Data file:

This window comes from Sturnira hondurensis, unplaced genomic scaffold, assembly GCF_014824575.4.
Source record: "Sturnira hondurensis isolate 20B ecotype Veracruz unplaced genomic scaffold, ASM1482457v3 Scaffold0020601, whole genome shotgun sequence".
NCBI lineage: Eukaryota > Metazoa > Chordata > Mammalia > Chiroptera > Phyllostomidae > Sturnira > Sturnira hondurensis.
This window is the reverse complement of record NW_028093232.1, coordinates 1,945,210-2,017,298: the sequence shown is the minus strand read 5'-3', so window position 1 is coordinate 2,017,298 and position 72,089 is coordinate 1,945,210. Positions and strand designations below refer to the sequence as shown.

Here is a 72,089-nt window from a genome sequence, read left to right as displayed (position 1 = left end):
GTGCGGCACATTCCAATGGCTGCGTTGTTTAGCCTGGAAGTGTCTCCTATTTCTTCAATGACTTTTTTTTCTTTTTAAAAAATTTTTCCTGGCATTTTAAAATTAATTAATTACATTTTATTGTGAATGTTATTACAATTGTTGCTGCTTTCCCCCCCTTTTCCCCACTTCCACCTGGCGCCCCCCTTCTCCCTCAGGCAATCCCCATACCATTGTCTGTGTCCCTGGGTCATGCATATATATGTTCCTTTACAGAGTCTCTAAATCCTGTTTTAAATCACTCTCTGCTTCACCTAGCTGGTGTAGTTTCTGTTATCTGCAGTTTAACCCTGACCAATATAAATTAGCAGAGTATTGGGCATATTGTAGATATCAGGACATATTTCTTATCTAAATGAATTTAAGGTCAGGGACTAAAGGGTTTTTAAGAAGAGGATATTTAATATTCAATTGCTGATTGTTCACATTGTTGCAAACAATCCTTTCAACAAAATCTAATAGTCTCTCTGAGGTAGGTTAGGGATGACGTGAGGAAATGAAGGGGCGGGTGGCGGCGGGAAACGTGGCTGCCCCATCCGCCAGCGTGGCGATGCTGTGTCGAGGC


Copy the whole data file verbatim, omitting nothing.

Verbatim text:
This window comes from Sturnira hondurensis, unplaced genomic scaffold, assembly GCF_014824575.4.
Source record: "Sturnira hondurensis isolate 20B ecotype Veracruz unplaced genomic scaffold, ASM1482457v3 Scaffold0020601, whole genome shotgun sequence".
NCBI lineage: Eukaryota > Metazoa > Chordata > Mammalia > Chiroptera > Phyllostomidae > Sturnira > Sturnira hondurensis.
This window is the reverse complement of record NW_028093232.1, coordinates 1,945,210-2,017,298: the sequence shown is the minus strand read 5'-3', so window position 1 is coordinate 2,017,298 and position 72,089 is coordinate 1,945,210. Positions and strand designations below refer to the sequence as shown.

Here is a 72,089-nt window from a genome sequence, read left to right as displayed (position 1 = left end):
GTGCGGCACATTCCAATGGCTGCGTTGTTTAGCCTGGAAGTGTCTCCTATTTCTTCAATGACTTTTTTTTCTTTTTAAAAAATTTTTCCTGGCATTTTAAAATTAATTAATTACATTTTATTGTGAATGTTATTACAATTGTTGCTGCTTTCCCCCCCTTTTCCCCACTTCCACCTGGCGCCCCCCTTCTCCCTCAGGCAATCCCCATACCATTGTCTGTGTCCCTGGGTCATGCATATATATGTTCCTTTACAGAGTCTCTAAATCCTGTTTTAAATCACTCTCTGCTTCACCTAGCTGGTGTAGTTTCTGTTATCTGCAGTTTAACCCTGACCAATATAAATTAGCAGAGTATTGGGCATATTGTAGATATCAGGACATATTTCTTATCTAAATGAATTTAAGGTCAGGGACTAAAGGGTTTTTAAGAAGAGGATATTTAATATTCAATTGCTGATTGTTCACATTGTTGCAAACAATCCTTTCAACAAAATCTAATAGTCTCTCTGAGGTAGGTTAGGGATGACGTGAGGAAATGAAGGGGCGGGTGGCGGCGGGAAACGTGGCTGCCCCATCCGCCAGCGTGGCGATGCTGTGTCGAGGC